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Leave it to Drudge
In typical Drudge-like form, the headline announcing the expulsion screamed controversy:
"The Big Purge: Skeptical Reporters Tossed Off Obama Plane"
"Despite pleas from top editors of the three newspapers that have covered the campaign for months at extraordinary cost, the Obama campaign says their reporters -- and possibly others -- will have to vacate their coveted seats so more power players can document the final days of Sen. Barack Obama's historic campaign to become the first black American president," writes Drudge.
To be fair, space on campaign planes can become limited. Especially when you are up in the polls.
It's not like the Obama campaign isn't trying to be helpful to these newspapers. Their suggestion? Get on the campaign bus or even worse -- travel with Joe Biden.
Normally traveling with Biden could be entertaining. The guy would talk your ears off and say something wonderfully quotable.
But since he's been placed in the equivalent of Al Gore's lockbox, he's no news all-the-time.
Reactions from the newspapers?
The Dallas Morning News recognizes that polls are good and Team Obama doesn't want to upset anything.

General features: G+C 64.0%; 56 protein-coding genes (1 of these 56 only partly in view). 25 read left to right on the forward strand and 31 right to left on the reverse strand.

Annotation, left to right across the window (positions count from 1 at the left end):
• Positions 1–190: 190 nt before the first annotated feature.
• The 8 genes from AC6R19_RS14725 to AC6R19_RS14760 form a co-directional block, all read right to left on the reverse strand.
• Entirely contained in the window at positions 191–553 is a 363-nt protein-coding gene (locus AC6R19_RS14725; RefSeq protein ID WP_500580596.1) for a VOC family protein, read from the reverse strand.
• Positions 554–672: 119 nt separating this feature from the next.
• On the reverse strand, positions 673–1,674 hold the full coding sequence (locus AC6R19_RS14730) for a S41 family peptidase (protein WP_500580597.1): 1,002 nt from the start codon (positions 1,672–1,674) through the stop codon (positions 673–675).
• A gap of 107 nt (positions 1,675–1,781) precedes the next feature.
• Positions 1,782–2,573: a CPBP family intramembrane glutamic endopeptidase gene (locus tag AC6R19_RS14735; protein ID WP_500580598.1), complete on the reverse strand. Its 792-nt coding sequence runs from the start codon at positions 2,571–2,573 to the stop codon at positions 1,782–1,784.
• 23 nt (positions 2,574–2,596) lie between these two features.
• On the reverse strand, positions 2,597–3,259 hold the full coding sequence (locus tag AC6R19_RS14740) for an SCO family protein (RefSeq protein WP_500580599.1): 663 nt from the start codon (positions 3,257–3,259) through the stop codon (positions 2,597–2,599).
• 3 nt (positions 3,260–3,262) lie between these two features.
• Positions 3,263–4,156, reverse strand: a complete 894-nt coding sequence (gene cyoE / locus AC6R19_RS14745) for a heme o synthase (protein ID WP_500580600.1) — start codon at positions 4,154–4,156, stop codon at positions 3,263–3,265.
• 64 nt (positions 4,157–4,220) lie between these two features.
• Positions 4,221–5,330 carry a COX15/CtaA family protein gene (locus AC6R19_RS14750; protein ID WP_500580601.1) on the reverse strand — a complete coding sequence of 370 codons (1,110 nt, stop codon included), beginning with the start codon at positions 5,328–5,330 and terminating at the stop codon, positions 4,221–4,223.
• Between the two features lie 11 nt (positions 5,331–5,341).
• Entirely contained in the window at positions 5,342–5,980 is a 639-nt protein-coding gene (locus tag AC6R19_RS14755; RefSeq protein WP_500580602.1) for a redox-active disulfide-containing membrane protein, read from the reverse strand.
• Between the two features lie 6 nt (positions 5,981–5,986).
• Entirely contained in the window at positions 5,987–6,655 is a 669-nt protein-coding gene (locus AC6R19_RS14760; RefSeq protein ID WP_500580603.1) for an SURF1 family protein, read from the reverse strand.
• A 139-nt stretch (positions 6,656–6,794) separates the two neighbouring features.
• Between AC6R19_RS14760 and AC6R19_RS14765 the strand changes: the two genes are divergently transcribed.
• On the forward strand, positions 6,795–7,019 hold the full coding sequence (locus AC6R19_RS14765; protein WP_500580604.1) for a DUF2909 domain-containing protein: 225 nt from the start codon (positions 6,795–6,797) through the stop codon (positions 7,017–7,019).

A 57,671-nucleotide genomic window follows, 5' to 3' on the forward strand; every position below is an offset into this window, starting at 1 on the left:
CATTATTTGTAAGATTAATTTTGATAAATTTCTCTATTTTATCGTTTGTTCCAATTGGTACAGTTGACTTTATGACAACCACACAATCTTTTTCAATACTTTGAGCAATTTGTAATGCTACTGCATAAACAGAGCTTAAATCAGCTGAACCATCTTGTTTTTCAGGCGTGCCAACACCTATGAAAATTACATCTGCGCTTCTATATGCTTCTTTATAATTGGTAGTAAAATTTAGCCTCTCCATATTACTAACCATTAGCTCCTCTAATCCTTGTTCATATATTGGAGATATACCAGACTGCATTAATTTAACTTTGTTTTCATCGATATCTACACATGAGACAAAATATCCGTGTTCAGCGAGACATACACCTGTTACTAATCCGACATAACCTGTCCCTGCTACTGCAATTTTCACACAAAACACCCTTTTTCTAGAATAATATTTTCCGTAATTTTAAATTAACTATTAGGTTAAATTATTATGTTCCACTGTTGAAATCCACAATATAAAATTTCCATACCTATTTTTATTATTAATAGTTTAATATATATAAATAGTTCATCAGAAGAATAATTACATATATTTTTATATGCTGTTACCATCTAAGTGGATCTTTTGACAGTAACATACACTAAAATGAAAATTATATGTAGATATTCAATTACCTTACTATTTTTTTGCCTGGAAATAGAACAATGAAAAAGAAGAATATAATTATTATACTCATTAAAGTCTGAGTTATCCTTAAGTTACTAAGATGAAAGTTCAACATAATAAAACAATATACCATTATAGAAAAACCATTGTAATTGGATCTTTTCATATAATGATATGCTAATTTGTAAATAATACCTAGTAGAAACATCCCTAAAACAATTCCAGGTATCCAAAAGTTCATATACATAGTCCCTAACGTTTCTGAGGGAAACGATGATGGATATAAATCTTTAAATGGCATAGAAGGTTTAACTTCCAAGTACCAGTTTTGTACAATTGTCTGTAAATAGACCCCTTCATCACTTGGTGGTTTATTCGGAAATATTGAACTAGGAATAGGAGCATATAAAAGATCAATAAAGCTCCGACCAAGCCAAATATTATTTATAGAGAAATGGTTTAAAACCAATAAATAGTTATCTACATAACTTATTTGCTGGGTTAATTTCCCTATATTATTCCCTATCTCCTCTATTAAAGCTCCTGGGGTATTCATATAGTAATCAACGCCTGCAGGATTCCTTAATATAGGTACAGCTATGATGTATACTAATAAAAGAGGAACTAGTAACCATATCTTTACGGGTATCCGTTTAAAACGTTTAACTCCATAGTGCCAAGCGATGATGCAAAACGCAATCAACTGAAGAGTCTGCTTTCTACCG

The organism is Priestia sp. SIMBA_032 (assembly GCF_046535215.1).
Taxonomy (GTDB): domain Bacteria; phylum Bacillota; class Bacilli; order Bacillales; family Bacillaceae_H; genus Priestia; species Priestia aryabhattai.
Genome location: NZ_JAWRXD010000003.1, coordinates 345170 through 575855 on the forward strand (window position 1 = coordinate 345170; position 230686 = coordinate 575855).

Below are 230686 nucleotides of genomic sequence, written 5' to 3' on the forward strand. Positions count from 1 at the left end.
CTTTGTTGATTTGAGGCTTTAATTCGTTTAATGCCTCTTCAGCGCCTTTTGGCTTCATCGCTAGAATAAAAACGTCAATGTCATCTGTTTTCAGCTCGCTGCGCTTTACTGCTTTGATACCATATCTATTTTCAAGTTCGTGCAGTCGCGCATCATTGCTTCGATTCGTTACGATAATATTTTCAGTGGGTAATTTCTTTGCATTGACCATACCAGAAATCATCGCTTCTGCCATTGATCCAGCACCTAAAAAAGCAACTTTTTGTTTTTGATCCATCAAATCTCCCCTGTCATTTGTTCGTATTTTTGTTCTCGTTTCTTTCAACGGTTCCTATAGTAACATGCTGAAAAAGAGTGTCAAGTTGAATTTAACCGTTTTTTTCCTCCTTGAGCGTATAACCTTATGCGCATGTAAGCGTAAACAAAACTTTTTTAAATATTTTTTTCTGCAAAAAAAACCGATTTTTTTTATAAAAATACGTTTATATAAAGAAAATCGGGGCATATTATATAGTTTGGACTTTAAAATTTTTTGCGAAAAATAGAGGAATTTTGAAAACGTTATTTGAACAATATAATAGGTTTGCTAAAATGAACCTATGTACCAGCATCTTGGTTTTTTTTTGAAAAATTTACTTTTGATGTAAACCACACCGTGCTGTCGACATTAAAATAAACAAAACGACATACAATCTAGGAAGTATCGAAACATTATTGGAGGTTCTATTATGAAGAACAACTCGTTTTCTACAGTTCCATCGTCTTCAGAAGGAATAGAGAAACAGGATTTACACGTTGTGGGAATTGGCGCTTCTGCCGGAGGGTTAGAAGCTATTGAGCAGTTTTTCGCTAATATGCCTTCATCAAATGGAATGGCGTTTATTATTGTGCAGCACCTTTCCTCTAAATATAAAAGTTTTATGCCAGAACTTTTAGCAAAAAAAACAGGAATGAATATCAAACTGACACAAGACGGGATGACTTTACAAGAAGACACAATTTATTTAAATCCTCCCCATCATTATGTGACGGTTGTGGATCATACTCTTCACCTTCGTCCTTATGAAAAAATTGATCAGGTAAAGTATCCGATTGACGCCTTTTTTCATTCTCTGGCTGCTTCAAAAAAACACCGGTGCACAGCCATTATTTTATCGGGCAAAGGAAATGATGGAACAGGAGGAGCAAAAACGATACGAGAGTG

"Sen. Obama is sitting on a lead and doesn't want to risk aggressive questions by unbiased political reporters," writes Ryan Rusak.
He notes Obama hasn't held a press conference in more than a month and the interviews he has done are with pretty friendly people: Jon Stewart, Rachel Maddow and
Pulitzer prize winning journalist Mario Lopez.
But they don't necessarily think they're being punished for checking the McCain box.
"But we don't have evidence that the newspaper's endorsement of Sen. McCain had any bearing on the campaign's decision to boot us from the plane," writes Rusak.
As for the Washington Times, they aren't happy with the news. In fact, they feel like they are a pre-election victim of John McCain's main campaign theme.